Keeping employees motivated is the key to maintaining a productive, successful business. Managers must find ways to motivate employees and make them want to live up to their full potential. To do this effectively, managers need to understand what motivates employees within the context of their respective roles.

Advantages of Employee Motivation
A positive motivation philosophy and practice should improve productivity, quality, and service. Motivation helps people:
· achieve goals;
· gain a positive perspective;
· create the power to change;
· build self-esteem and capability,
· Manage their own development and help others with theirs.

Thursday, September 4, 2008

Rebranding HR- Resource Supply Chain Manager

Since ages HR has travelled a long journey defining itself from its nascent form as intermediary and advisors on
human relations. The biggest debate is about the importance of HR – Is it central to business or peripheral to business.

The conventional side of HR largely deals with issues like motivation and morale. The recent and complex side of HR has transformed itself into a “Resource Development Manager” both within and outside the organization.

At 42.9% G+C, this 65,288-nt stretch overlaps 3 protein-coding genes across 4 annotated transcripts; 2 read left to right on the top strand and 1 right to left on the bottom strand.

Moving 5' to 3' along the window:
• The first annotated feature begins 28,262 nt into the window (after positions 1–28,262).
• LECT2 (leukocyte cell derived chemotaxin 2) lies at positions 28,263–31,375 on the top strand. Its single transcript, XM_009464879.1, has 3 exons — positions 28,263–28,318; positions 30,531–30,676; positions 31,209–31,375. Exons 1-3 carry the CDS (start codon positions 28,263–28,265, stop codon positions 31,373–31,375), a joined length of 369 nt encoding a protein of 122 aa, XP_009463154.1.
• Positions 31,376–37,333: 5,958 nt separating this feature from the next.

In view of an economy which is growing largely due to the growth of service sector, the role of HR has to be transformed into Resource Supply Chain Manager. The current resource management is to transform human capital from its “Raw Material” state to “Value Adding Material”. HR as a Supply Chain Function should handle the role of sourcing, processing and delivering value added resources. In this process the function assumes the responsibility of first adding value to the "raw" employees such that they, in turn, can "add value" to the shareholders and the customers.

All principles of Supply Chain Management is applied in the process. It starts by identifying the various class and maturity of skills which are required for an organization to deliver products and services. This is then followed by a set principle that is, at what price a particular skill is productive enough to be acquired and deployed. The cost of acquisition of the resource is determined by working out the equation of the "number of times" the value a resource can add to run a business.
A very systematic assessment of the overall sectoral demand-supply situation is made This calls for a deep understanding of the level of attrition within one’s organization, historical trends, the critical from the non-critical attributes, what is the market level of attrition in various other organizations, which skills are more vulnerable , what is the new supply in terms of fresher’s coming into the market, which are the sunrise skills, what is the supply coming, what are the alternate sources and markets for skill acquisitions etc. A clear and concise recruitment plan is made by initiating a robust skill indenting process and a method by which the HR professionals prioritize which skill is more critical for the overall achievement of the business objectives. This annual plan can then be broken to derive quarterly, monthly weekly and daily forecast